William Stallings Computer Organization and Architecture 6th

William Stallings
Computer Organization
and Architecture
6th Edition
Objectives and Functions
• Convenience
—Making the computer easier to use
• Efficiency
—Allowing better use of computer resources
Chapter 8
Operating System Support
Layers and Views of a Computer System
Operating System Services
Program creation
Program execution
Access to I/O devices
Controlled access to files
System access
Error detection and response
O/S as a Resource Manager
Types of Operating System
Single program (Uni-programming)
Multi-programming (Multi-tasking)
Early Systems
Simple Batch Systems
Late 1940s to mid 1950s
No Operating System
Programs interact directly with hardware
Two main problems:
—Setup time
Resident Monitor program
Users submit jobs to operator
Operator batches jobs
Monitor controls sequence of events to process
• When one job is finished, control returns to
Monitor which reads next job
• Monitor handles scheduling
Memory Layout for Resident Monitor
Job Control Language
• Instructions to Monitor
• Usually denoted by $
• e.g.
Some Fortran instructions
Some data
Desirable Hardware Features
Multi-programmed Batch Systems
• Memory protection
• I/O devices very slow
• When one program is waiting for I/O, another
can use the CPU
—To protect the Monitor
• Timer
—To prevent a job monopolizing the system
• Privileged instructions
—Only executed by Monitor
—e.g. I/O
• Interrupts
—Allows for relinquishing and regaining control
Single Program
Multi-Programming with
Two Programs
Multi-Programming with
Three Programs
Time Sharing Systems
• Allow users to interact directly with the
—i.e. Interactive
• Multi-programming allows a number of users to
interact with the computer
Key to multi-programming
Long term
Medium term
Short term
Long Term Scheduling
Medium Term Scheduling
• Determines which programs are submitted for
• i.e. controls the degree of multi-programming
• Once submitted, a job becomes a process for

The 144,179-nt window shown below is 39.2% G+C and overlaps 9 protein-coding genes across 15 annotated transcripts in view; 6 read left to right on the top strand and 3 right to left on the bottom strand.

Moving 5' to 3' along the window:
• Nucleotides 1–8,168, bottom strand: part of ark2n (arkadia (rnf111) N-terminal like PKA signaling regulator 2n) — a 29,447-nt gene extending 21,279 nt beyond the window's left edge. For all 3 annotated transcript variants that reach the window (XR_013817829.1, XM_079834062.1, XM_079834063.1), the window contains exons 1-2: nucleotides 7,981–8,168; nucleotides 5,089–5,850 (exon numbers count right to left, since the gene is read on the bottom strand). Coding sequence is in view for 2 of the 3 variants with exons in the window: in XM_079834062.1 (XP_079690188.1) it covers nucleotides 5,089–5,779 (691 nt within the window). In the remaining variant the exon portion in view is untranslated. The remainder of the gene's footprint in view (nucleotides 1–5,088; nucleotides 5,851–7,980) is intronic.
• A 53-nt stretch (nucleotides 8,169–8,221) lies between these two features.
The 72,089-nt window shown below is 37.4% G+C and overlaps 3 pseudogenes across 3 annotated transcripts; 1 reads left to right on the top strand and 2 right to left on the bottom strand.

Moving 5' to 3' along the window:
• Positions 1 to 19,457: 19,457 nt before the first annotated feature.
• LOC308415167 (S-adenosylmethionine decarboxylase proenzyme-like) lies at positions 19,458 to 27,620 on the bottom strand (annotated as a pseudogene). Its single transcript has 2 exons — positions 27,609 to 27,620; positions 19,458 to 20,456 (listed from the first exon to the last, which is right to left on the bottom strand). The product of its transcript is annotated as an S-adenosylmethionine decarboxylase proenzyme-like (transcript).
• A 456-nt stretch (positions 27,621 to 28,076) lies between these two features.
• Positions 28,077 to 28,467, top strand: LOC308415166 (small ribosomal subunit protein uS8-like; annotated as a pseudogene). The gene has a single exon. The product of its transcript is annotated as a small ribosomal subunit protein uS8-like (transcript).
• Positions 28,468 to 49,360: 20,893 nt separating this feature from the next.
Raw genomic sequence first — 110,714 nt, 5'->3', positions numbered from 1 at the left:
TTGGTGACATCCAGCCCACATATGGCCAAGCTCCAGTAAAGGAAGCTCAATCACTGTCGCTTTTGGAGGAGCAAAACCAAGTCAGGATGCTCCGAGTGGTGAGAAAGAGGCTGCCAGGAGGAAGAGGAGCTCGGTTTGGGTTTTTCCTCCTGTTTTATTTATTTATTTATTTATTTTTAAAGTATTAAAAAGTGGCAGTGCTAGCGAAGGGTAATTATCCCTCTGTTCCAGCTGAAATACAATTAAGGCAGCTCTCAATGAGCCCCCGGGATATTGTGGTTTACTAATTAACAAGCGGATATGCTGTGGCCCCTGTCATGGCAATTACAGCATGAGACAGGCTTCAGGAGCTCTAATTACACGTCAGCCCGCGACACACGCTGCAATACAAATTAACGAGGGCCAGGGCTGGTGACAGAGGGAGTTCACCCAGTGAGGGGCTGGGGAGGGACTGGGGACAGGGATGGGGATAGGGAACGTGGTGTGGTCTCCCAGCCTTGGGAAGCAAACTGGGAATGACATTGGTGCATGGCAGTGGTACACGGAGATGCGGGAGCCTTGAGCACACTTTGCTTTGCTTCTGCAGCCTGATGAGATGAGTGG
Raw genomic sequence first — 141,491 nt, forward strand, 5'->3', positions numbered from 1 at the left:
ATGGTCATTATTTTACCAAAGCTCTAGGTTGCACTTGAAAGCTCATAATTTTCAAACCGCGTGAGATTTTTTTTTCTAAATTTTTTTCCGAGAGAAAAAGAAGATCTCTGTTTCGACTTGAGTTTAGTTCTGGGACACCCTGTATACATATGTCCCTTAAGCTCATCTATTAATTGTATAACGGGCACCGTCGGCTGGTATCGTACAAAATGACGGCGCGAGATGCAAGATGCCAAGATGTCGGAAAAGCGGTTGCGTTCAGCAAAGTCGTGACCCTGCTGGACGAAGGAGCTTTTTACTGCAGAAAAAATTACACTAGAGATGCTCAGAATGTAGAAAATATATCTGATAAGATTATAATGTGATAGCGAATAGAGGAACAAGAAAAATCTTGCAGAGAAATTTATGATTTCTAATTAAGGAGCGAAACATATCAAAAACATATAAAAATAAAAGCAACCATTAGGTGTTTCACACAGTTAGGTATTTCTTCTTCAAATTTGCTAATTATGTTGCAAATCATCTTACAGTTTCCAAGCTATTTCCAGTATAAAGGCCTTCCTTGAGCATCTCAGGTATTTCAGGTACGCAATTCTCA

the short term scheduler
• (or it becomes a swapped out job for the
medium term scheduler)
• Part of the swapping function (later…)
• Usually based on the need to manage multiprogramming
• If no virtual memory, memory management is
also an issue
Short Term Scheduler
Process States
• Dispatcher
• Fine grained decisions of which job to execute
• i.e. which job actually gets to use the processor
in the next time slot
Process Control Block
PCB Diagram
Program counter
Memory pointers
Context data
I/O status
Accounting information
Key Elements of O/S
Process Scheduling
Memory Management
• Uni-program
• Problem: I/O is so slow compared with CPU
that even in multi-programming system, CPU
can be idle most of the time
• Solutions:
—Memory split into two
—One for Operating System (monitor)
—One for currently executing program
• Multi-program
—“User” part is sub-divided and shared among active
—Increase main memory
– Expensive
– Leads to larger programs
What is Swapping?
• Long term queue of processes stored on disk
• Processes “swapped” in as space becomes
• As a process completes it is moved out of main
• If none of the processes in memory are ready
(i.e. all I/O blocked)
• Splitting memory into sections to allocate to
processes (including Operating System)
• Fixed-sized partitions
—Swap out a blocked process to intermediate queue
—Swap in a ready process or a new process
—But swapping is an I/O process...
—May not be equal size
—Process is fitted into smallest hole that will take it
(best fit)
—Some wasted memory
—Leads to variable sized partitions
Variable Sized Partitions (1)
• Allocate exactly the required memory to a
• This leads to a hole at the end of memory, too
small to use
—Only one small hole - less waste
• When all processes are blocked, swap out a
process and bring in another
• New process may be smaller than swapped out
• Another hole
Variable Sized Partitions (2)
Effect of Dynamic Partitioning
• Eventually have lots of holes (fragmentation)
• Solutions:
—Coalesce - Join adjacent holes into one large hole
—Compaction - From time to time go through memory
and move all hole into one free block (c.f. disk defragmentation)
• No guarantee that process will load into the
same place in memory
• Instructions contain addresses
• Split memory into equal sized, small chunks page frames